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Research papers natural disasters and the economy

More on the agenda Natural disasters such as earthquakes, floods, typhoons, and hurricanes inflict serious damage and so seem to be bad for the economy. For firms, natural disasters destroy tangible assets such as buildings and equipment — as well as human capital — and thereby deteriorate their production capacity.

These adverse impacts may sometimes be fatal to the firms and result in them being forced to close down. But the academic evidence on the economic impact of natural disasters is mixed. As reviewed in surveys such as Noy and Vu and Loayza et al.

But because these studies use aggregate data, they cannot answer why and how corporate productivity improves due to natural disasters. Natural disasters and corporate productivity: This mechanism is often called creative destruction.

There is some evidence for this hypothesis, although mixed.

How do natural disasters affect the economy?

De Mel et al find that the firms that suffered more damage to their assets because of the devastating tsunami in Sri Lanka in exhibited smaller profits, sales, and capital stock. These findings are inconsistent with creative destruction.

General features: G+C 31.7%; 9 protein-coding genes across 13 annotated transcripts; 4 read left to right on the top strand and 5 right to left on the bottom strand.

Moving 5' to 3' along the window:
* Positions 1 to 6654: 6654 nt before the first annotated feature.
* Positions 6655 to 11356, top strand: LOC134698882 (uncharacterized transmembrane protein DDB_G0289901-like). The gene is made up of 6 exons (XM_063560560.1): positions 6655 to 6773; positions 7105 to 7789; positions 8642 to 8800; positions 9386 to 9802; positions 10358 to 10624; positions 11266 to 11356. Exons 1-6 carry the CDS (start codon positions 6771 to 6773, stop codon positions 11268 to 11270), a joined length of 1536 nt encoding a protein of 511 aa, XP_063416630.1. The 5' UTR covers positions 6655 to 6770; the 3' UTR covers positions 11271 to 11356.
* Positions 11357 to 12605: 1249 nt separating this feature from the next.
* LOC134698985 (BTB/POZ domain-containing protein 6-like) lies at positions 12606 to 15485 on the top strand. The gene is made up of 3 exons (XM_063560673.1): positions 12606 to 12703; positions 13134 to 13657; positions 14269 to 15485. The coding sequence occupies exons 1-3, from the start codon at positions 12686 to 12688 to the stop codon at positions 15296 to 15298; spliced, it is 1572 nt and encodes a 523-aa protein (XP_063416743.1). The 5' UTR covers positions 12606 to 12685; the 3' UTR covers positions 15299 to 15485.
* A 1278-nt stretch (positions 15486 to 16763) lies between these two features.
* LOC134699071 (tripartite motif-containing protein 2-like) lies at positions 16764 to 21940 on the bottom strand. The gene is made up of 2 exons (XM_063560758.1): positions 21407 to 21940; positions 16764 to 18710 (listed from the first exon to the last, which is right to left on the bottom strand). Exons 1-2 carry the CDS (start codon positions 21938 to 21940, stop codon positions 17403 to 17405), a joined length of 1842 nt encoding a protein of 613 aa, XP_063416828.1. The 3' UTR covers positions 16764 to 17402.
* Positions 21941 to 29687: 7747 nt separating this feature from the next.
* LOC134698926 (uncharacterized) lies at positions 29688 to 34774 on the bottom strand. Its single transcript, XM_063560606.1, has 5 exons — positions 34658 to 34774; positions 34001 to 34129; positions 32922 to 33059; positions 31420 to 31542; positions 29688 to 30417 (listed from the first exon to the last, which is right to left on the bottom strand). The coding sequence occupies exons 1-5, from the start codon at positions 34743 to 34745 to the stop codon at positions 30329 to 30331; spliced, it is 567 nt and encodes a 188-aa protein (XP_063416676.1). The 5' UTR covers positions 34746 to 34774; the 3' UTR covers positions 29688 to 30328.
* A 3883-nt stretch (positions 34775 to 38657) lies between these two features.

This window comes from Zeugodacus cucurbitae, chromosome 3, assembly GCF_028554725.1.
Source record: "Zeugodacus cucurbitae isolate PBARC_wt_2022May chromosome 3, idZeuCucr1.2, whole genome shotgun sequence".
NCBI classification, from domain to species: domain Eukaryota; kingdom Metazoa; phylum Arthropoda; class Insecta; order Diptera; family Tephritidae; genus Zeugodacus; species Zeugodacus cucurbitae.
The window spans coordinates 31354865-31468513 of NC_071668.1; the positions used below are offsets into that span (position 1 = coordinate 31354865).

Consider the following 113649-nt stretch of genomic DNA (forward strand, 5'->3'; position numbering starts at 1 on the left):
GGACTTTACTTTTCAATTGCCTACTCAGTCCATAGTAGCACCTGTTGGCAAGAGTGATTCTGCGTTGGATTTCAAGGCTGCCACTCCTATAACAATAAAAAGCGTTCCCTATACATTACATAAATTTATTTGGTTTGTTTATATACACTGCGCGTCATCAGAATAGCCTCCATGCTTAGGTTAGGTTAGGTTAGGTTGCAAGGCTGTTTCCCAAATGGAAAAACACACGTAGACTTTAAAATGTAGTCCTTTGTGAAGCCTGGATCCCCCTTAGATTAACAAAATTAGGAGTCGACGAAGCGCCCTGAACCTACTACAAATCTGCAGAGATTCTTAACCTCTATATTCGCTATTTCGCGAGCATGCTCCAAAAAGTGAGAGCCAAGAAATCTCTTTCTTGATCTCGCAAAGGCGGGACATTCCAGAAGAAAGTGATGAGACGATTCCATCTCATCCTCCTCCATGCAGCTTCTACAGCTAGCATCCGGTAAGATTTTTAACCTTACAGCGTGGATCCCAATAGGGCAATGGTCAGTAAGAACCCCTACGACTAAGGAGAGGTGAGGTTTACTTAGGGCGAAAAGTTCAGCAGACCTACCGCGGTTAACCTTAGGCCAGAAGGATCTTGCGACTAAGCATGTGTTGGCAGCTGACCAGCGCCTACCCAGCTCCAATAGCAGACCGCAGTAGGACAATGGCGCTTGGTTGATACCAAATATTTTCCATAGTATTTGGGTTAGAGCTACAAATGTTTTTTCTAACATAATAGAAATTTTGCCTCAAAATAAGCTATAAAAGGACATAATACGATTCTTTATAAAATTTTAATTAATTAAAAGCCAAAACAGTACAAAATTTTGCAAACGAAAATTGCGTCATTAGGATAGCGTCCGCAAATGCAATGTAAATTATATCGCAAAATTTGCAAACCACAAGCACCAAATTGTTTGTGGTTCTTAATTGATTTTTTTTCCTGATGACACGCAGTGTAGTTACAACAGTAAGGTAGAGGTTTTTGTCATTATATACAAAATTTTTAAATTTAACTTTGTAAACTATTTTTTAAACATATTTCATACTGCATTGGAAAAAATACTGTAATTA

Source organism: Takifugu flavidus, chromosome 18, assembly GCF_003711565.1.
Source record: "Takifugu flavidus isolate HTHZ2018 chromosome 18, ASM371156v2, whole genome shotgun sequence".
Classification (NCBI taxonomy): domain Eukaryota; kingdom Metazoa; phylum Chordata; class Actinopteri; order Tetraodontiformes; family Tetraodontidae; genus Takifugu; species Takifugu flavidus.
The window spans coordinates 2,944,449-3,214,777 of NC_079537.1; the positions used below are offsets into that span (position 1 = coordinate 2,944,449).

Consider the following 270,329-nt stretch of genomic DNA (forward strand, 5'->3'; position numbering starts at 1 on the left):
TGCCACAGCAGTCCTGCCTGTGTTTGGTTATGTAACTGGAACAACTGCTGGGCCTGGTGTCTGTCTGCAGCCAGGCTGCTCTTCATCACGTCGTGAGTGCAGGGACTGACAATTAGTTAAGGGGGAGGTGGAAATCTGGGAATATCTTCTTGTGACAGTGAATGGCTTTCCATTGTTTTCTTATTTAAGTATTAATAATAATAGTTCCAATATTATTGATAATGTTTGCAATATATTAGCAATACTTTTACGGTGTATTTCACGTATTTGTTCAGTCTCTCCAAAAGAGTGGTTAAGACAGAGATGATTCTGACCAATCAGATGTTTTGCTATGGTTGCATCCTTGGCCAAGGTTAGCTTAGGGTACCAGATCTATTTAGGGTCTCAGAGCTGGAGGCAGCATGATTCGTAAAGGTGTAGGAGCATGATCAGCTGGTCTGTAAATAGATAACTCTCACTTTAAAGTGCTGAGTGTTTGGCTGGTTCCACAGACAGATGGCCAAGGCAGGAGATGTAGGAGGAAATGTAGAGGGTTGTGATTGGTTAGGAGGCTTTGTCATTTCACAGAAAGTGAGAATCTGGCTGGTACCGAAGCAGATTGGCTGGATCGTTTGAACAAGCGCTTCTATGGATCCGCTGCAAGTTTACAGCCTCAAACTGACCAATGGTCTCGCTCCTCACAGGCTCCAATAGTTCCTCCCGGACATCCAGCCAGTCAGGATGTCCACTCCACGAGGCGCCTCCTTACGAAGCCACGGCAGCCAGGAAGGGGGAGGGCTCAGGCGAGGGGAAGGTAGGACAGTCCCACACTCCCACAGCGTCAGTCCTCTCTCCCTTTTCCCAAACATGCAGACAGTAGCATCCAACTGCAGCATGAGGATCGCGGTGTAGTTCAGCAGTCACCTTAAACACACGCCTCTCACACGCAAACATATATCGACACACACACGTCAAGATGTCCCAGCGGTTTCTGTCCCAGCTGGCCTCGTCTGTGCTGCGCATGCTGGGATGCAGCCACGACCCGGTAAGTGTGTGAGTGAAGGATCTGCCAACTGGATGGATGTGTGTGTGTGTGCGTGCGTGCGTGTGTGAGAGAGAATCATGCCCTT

How do natural disasters affect the economy?

On the other hand, Hosono et al. Also consistent with this hypothesis, Leiter et al find that European firms located in regions affected by a major flood in had higher asset and employment growth as compared with non-affected firms, although they also find that the firms in the affected regions exhibited smaller value-added.

However, to the extent that efficient firms are also forced to exit, or an unnatural selection is at work, then the overall impact is unclear. In the subsequent sections, we report our findings from this study. Empirical approach on firm bankruptcy after the Tohoku Earthquake In Uchida et al a we use a sample of firms located in the Tohoku area of Japan that we obtain from the database of Teikoku Databank ltd.

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The TDB is a leading private credit bureau in Japan that covers a sufficient fraction of the firms in Japan. We focus on bankruptcy as the type of firm exit, which is one of the most commonly observed types. Evidence for natural selection Table 1. Bankruptcy probability and firm score: Regression results Excerpt Note: Uchida et al a Figure 1.

Damaged versus undamaged firms Source: The black and the gray lines respectively indicate the results for firms inside and outside the affected areas. These findings suggests that natural selection is at work both inside and outside the affected areas. Second, the estimated marginal effects in Table 1 are comparable between the firms in damaged Column A and undamaged Column B areas, and the curvatures of the two lines in Figure 1 are comparable although the levels of the two lines differ, which will be discussed below.

This finding means that the Tohoku Earthquake neither promotes nor demotes the natural selection of firms. In reality, it is evident that the firms in the affected area do suffer substantial damage, especially from tsunamis or the serious accident at the nuclear plant in Fukushima.